The Cosmetic Dentistry: Roundtable

March 1, 2002

Leaders in aesthetic dentistry and materials share their insights and knowledge.

We are continuing our discussions with leading trendsetters in cosmetic dentistry. Kristine A. Hodsdon, RDH, BS, has been changing the landscape of dental hygiene for the past 15 years as a practicing clinical hygienist, sales representative, author, and national speaker. She is a pioneer in aesthetic hygiene and also is the developer of Pre-D Systems™, a prediagnostic, computerized team software for comprehensive restorative and aesthetic care. Her international seminars push, prod, and provoke participants to reinvent team roles and professionalism. She currently writes a monthly column, "Esthetic Hygiene," in RDH magazine, co-authors a new team section in the Journal of Cosmetic Dentistry, is a member of the ADHA and AACD, and serves on industry advisory boards. She is writing her first book, Demystifying Smiles: Strategies of an Esthetic Team, to be published by PennWell later this year. For more information about Pre-D Systems™ or her programs, visit or email [email protected].

In this month's edition of the "Cosmetic Dentistry Roundtable," Kristine will examine the role of the hygienist in the dental practice. She has a number of strongly held views about that role and how it can influence the education of our patients.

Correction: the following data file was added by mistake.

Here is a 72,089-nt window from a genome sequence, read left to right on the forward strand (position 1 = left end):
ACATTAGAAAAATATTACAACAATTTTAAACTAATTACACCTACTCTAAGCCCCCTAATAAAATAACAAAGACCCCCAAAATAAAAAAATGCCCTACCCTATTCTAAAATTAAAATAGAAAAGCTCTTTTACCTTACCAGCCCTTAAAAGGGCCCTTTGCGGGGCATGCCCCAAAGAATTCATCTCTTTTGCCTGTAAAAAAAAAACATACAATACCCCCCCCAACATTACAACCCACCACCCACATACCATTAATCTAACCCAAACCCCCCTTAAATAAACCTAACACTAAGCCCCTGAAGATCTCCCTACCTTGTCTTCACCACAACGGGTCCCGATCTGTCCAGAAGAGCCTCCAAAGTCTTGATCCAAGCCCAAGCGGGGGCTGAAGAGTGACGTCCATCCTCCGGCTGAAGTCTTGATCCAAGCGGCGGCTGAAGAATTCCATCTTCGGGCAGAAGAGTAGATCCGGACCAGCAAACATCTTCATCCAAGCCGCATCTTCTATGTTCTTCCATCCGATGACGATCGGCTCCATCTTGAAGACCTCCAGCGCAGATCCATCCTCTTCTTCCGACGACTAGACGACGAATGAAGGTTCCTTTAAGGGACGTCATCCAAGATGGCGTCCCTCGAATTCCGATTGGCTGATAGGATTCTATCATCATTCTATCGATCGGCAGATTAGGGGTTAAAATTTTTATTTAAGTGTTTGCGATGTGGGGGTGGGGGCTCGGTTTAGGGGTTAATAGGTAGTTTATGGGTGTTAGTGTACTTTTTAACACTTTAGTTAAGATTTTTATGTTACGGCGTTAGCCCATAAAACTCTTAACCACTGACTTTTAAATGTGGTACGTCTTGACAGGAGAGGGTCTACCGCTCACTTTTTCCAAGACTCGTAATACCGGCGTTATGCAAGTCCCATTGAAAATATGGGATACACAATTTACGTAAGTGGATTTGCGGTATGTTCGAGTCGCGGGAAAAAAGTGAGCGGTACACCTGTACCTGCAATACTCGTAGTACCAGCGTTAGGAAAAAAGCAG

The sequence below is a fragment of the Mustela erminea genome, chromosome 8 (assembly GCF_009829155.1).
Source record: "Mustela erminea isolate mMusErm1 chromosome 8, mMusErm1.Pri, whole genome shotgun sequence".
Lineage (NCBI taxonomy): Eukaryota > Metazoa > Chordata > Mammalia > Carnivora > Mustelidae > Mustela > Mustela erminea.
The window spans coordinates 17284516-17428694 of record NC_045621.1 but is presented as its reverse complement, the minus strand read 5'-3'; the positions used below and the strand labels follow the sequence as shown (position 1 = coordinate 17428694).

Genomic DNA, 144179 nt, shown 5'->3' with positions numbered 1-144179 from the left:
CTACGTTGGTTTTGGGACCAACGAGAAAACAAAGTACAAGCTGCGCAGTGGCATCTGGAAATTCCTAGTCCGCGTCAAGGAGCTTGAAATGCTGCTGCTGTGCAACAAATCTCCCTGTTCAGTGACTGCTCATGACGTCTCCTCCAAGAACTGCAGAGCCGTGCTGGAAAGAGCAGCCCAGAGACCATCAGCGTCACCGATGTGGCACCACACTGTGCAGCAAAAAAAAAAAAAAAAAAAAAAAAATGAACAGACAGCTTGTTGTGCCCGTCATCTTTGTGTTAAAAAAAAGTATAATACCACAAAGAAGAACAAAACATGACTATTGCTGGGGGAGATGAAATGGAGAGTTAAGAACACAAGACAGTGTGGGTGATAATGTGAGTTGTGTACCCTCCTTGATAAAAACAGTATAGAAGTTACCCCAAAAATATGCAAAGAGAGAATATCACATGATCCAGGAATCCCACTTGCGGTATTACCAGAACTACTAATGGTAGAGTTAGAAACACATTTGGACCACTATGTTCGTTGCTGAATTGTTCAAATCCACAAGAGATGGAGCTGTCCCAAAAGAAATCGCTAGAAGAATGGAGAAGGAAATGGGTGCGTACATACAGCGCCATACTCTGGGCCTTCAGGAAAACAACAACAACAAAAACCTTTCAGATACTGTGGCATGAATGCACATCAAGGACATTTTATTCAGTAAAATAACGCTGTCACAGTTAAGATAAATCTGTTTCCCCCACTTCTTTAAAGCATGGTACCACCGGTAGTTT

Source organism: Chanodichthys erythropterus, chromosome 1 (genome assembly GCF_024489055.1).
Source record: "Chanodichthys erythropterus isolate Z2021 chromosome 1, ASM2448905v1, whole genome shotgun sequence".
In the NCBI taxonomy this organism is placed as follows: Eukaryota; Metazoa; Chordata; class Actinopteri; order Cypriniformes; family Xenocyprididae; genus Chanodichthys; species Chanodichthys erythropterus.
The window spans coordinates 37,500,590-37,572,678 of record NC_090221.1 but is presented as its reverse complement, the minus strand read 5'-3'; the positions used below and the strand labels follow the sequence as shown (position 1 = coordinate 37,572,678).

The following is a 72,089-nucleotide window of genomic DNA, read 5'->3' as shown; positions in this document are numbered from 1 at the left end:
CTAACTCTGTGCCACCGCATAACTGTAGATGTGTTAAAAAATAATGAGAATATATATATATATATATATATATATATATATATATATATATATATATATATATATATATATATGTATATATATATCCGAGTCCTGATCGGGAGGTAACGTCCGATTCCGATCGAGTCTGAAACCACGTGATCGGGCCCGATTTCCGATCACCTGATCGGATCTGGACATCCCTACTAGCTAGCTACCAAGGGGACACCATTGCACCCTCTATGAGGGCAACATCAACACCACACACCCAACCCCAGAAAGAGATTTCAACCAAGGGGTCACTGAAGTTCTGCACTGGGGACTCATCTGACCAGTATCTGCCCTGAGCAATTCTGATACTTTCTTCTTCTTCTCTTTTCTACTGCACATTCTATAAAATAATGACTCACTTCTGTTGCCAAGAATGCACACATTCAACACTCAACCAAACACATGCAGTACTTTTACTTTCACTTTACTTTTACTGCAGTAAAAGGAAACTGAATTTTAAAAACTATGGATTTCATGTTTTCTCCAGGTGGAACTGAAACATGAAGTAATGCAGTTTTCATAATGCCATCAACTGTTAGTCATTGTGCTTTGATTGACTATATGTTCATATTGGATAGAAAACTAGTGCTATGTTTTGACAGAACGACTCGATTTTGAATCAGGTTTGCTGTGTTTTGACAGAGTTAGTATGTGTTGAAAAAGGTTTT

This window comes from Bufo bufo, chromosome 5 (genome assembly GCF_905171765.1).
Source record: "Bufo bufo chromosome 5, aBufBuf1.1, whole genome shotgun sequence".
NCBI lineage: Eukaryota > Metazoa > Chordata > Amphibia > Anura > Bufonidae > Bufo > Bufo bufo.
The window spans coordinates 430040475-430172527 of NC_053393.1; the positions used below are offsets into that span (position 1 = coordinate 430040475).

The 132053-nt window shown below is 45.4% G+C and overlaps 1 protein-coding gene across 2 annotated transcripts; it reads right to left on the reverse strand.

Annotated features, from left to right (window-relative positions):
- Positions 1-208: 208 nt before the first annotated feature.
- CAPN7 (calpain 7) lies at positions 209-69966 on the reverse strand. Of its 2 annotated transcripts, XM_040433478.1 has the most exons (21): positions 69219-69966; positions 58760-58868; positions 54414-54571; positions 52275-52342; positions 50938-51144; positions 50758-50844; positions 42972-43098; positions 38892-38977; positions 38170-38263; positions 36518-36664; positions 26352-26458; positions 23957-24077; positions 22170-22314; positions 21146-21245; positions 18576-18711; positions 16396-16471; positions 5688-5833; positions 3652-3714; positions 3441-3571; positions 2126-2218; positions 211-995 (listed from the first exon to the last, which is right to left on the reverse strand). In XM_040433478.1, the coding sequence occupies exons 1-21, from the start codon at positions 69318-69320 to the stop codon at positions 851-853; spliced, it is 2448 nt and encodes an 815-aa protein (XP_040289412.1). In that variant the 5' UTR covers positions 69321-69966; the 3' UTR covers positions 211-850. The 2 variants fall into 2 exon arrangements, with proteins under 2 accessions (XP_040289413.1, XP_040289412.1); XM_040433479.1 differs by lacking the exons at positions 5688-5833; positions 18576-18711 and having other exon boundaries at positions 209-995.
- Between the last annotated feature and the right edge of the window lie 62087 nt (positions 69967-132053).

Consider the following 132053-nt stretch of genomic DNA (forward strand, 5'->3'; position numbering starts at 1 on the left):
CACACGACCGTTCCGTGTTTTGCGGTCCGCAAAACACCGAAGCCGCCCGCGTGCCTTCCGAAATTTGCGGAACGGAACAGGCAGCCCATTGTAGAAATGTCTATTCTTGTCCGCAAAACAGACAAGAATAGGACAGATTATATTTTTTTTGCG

Distinct or extinct: clarification for teams
Here are two of my many "Kristineology" mantras that I weave throughout my writing and speaking:

Show up, connect, and infect (not in the disease-transmission mode, but with enthusiasm, a positive attitude, and outstanding self)

Hygiene by design (taking initiative and eliminating the "would haves" or "should haves")

Have these messages always been well-received by audiences? No. But it is my observation that since many team members are not clear on what they want for themselves professionally and do not actually know what business their practices are in (i.e., smile design, periodontal, oral surgery, orthodontics, etc.), they can fall victim to going through their professional lives in a fog.

I often encourage team members to do some soul-searching to determine their professional goals, clarify their expectations, clearly look at how they function in their current practice, and make sure all aspects are in harmony. This will help to disarm the negative fall-out from a dysfunctional team and eliminate burnout.

Implementing a practice vision — for example, "to consistently provide comprehensive restorative, aesthetic, and periodontal care" — takes a team, one that holds a shared vision. Since the practice of dental hygiene is actually a practice within a practice, and dental assistants usually work interdependently with the doctor, it is imperative that all share not only values and goals, but also a vision of where they want to take the practice. This aligned vision is like a road map to the practice of their dreams.